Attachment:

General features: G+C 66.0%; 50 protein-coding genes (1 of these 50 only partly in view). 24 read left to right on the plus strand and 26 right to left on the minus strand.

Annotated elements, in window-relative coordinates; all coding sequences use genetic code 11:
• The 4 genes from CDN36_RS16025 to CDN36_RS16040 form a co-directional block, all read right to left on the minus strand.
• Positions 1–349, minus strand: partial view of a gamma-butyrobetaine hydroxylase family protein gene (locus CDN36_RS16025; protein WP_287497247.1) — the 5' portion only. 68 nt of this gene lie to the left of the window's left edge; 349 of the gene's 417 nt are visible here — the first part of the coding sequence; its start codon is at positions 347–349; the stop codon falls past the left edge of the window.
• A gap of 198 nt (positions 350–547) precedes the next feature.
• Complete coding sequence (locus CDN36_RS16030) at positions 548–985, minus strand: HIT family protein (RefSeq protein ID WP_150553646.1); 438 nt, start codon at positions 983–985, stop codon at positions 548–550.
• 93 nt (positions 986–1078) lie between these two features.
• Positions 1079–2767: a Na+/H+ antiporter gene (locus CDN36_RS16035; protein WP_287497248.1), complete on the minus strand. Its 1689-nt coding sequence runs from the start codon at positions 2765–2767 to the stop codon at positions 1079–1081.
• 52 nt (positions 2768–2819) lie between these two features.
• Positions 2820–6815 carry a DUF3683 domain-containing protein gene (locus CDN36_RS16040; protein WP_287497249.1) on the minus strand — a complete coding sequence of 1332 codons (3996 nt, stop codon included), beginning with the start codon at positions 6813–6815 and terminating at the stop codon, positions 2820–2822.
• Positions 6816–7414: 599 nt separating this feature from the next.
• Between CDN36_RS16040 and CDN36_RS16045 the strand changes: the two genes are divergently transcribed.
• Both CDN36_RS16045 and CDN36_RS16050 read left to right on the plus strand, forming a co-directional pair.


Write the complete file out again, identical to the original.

General features: G+C 66.0%; 50 protein-coding genes (1 of these 50 only partly in view). 24 read left to right on the plus strand and 26 right to left on the minus strand.

Annotated elements, in window-relative coordinates; all coding sequences use genetic code 11:
• The 4 genes from CDN36_RS16025 to CDN36_RS16040 form a co-directional block, all read right to left on the minus strand.
• Positions 1–349, minus strand: partial view of a gamma-butyrobetaine hydroxylase family protein gene (locus CDN36_RS16025; protein WP_287497247.1) — the 5' portion only. 68 nt of this gene lie to the left of the window's left edge; 349 of the gene's 417 nt are visible here — the first part of the coding sequence; its start codon is at positions 347–349; the stop codon falls past the left edge of the window.
• A gap of 198 nt (positions 350–547) precedes the next feature.
• Complete coding sequence (locus CDN36_RS16030) at positions 548–985, minus strand: HIT family protein (RefSeq protein ID WP_150553646.1); 438 nt, start codon at positions 983–985, stop codon at positions 548–550.
• 93 nt (positions 986–1078) lie between these two features.
• Positions 1079–2767: a Na+/H+ antiporter gene (locus CDN36_RS16035; protein WP_287497248.1), complete on the minus strand. Its 1689-nt coding sequence runs from the start codon at positions 2765–2767 to the stop codon at positions 1079–1081.
• 52 nt (positions 2768–2819) lie between these two features.
• Positions 2820–6815 carry a DUF3683 domain-containing protein gene (locus CDN36_RS16040; protein WP_287497249.1) on the minus strand — a complete coding sequence of 1332 codons (3996 nt, stop codon included), beginning with the start codon at positions 6813–6815 and terminating at the stop codon, positions 2820–2822.
• Positions 6816–7414: 599 nt separating this feature from the next.
• Between CDN36_RS16040 and CDN36_RS16045 the strand changes: the two genes are divergently transcribed.
• Both CDN36_RS16045 and CDN36_RS16050 read left to right on the plus strand, forming a co-directional pair.